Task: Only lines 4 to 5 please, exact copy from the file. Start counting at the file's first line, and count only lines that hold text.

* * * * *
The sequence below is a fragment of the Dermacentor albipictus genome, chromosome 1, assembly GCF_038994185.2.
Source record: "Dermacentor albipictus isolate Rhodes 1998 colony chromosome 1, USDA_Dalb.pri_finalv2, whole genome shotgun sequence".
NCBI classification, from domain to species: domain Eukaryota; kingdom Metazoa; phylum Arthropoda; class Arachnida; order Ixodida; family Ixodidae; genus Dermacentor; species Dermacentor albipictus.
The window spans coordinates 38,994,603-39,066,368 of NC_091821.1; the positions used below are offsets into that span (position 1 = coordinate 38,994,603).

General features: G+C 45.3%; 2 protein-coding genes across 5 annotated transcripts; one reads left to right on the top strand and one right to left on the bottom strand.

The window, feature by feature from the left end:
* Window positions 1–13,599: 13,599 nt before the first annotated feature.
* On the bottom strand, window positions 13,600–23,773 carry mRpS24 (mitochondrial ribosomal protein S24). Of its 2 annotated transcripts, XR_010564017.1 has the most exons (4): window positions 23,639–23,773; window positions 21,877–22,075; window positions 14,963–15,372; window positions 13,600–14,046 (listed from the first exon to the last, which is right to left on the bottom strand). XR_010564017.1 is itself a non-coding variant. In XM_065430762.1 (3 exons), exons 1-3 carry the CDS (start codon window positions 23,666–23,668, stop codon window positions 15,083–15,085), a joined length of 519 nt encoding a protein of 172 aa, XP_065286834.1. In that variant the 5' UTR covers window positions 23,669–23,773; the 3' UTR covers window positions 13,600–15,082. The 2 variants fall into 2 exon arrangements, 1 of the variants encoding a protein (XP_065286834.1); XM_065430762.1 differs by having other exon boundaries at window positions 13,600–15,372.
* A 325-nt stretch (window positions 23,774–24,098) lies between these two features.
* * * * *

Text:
The window spans coordinates 38,994,603-39,066,368 of NC_091821.1; the positions used below are offsets into that span (position 1 = coordinate 38,994,603).

General features: G+C 45.3%; 2 protein-coding genes across 5 annotated transcripts; one reads left to right on the top strand and one right to left on the bottom strand.